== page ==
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spicynujac

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Re: Is Google turning into big brother?
« Reply #45 on: January 22, 2008, 11:49:12 PM »



My personal opinion is that corporations are not supposed to have an explicitly altruistic social conscience, they're supposed to do what their shareholders want them to do - most likely to maximize profits.  A corporation is an organizational directive, a force of nature, like fire or nuclear energy, useful but deadly if misused.  And yet, most of the time that works out very well, "the consumer is always right"...  until the government gets involved.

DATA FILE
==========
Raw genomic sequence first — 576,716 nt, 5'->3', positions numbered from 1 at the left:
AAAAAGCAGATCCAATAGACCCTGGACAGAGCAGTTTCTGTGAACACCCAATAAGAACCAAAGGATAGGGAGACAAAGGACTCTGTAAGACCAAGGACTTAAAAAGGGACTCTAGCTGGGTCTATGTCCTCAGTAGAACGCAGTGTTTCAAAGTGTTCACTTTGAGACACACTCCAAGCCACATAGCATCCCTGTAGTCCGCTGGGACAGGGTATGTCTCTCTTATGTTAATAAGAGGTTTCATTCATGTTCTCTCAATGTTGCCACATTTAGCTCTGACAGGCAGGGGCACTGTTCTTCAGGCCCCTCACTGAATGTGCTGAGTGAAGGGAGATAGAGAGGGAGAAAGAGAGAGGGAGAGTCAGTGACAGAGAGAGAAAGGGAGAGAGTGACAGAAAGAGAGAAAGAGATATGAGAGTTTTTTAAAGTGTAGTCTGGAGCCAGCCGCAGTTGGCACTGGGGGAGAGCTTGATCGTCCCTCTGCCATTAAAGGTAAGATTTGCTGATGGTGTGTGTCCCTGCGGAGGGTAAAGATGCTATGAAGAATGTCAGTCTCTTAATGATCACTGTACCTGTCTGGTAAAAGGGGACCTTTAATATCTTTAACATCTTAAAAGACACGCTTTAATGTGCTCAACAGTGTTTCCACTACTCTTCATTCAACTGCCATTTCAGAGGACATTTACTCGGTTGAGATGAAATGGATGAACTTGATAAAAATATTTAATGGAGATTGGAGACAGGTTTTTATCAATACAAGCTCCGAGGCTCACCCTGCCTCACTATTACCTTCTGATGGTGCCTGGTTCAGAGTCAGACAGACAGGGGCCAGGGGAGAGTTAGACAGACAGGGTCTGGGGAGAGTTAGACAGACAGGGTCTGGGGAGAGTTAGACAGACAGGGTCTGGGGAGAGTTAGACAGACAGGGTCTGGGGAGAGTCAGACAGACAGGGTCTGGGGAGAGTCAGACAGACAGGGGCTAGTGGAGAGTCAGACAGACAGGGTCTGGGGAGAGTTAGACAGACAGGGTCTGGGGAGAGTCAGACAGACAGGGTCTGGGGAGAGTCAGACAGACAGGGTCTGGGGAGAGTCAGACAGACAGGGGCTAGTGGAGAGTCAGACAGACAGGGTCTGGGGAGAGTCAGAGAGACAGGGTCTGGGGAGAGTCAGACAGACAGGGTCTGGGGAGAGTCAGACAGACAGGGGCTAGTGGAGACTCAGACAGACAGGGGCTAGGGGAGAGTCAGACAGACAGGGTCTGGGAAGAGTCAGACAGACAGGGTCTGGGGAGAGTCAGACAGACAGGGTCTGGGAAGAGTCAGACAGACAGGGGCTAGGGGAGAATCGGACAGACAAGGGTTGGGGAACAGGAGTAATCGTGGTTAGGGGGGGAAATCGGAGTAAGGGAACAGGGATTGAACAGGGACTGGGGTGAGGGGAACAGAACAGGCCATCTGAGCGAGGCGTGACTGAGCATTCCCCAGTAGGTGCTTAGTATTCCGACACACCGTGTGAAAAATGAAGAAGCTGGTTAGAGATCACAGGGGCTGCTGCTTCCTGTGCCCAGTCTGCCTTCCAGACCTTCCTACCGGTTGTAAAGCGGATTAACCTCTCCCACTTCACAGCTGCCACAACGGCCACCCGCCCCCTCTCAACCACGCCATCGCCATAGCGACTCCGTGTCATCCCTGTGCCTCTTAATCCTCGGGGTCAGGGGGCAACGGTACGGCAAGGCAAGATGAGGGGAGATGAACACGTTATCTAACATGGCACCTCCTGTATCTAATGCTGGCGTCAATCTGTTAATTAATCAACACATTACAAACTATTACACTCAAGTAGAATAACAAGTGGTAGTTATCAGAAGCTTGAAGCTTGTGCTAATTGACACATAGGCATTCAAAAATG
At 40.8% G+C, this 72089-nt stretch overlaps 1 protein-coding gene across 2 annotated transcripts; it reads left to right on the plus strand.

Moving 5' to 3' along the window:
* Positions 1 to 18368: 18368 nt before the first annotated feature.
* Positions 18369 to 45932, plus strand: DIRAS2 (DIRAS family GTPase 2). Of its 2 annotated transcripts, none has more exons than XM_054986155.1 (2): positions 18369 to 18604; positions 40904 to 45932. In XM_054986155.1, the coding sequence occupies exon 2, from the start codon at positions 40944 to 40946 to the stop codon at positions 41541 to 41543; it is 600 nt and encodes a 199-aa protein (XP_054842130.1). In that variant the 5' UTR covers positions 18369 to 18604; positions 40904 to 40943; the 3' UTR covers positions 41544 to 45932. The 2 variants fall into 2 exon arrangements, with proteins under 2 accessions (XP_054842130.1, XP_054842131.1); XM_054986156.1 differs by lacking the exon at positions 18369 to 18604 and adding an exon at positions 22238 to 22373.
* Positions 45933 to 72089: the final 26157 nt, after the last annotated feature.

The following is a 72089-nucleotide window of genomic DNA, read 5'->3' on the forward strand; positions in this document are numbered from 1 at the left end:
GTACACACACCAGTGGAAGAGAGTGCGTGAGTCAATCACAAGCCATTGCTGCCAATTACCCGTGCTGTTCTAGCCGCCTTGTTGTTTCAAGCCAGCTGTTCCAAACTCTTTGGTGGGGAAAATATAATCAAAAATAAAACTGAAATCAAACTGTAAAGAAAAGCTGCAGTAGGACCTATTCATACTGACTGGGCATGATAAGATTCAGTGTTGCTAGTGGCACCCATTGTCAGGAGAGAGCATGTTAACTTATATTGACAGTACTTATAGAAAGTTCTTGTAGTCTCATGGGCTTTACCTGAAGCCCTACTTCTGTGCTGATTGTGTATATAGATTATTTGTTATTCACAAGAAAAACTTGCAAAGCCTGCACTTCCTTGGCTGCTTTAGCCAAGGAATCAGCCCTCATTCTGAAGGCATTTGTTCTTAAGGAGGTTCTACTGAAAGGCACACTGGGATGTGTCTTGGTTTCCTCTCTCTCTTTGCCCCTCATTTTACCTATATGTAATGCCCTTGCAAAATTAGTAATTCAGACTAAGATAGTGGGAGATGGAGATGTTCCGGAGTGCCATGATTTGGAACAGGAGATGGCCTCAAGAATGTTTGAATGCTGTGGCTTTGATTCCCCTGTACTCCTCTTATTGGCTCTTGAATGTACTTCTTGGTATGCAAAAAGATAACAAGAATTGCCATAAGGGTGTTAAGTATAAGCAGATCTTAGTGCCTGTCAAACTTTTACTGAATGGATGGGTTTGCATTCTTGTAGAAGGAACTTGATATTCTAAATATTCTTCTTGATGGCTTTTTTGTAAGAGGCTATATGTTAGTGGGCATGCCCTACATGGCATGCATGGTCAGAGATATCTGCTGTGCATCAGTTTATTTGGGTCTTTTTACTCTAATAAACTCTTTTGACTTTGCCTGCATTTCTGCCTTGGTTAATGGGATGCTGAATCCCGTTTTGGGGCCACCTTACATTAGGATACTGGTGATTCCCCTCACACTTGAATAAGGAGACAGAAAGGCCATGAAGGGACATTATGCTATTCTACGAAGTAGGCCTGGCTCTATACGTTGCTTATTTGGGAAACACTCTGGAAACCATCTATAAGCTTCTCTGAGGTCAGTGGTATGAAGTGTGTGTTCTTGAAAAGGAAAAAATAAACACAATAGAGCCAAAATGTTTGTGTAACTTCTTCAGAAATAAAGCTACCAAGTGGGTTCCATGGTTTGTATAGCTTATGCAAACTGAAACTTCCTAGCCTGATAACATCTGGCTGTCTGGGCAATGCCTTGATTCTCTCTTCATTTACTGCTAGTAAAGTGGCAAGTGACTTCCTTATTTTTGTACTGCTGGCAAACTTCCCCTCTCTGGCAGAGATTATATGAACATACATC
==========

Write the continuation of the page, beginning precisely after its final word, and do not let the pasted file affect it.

A corporation is a legal fiction.  In its basic form it's just a government personifying a business owner.
I don't want my local business owner to do whatever he can to make an extra penny, morality, civility, or atmosphere be damned.
I like the kind of business that doesn't make you feel like they are an entity set up to efficiently take my money.  I like the kind of business where the owner talks to you, knows you by name, and maybe carries some products that don't have the highest profit margin, but he knows will be popular and draw people to his business--they kind of stuff some MBA grad in corporate would never allow to be stocked in Wal Mart because it doesn't fit the minimum profit-per-square-foot quotas.
In short, I *WANT* my business owners to have a conscience. 
I also want cheap prices :P
But I absolutely won't support people who are racist, sexist, or jerks.